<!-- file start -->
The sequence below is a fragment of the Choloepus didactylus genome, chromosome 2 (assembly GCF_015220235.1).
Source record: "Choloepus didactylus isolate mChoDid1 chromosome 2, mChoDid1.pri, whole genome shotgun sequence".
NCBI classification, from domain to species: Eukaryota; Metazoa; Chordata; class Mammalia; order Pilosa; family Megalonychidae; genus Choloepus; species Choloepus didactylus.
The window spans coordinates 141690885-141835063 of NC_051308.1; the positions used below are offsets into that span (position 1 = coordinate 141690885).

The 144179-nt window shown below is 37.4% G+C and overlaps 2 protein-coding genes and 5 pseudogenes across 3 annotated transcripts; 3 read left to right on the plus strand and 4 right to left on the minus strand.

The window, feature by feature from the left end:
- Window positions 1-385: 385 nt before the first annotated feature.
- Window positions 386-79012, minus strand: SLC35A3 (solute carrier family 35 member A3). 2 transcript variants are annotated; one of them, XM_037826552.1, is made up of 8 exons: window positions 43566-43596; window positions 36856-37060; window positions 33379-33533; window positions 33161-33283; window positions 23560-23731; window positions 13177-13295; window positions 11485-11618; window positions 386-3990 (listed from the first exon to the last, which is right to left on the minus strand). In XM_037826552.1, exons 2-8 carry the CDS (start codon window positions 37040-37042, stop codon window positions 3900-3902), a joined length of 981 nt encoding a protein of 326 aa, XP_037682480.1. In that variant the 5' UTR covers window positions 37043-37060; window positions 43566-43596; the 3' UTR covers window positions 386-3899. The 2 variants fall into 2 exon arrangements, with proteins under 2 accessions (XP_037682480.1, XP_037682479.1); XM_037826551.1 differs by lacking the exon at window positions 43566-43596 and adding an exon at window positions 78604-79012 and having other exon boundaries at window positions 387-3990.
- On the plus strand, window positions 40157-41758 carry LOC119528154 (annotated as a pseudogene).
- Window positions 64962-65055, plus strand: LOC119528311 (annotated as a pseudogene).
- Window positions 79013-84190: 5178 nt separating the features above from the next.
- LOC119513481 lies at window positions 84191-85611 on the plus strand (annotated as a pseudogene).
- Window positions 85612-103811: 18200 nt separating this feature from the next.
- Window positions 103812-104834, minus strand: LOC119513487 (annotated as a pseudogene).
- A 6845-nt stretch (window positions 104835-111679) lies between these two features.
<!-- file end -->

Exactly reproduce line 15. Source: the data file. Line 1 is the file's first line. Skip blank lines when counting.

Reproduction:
- A 6845-nt stretch (window positions 104835-111679) lies between these two features.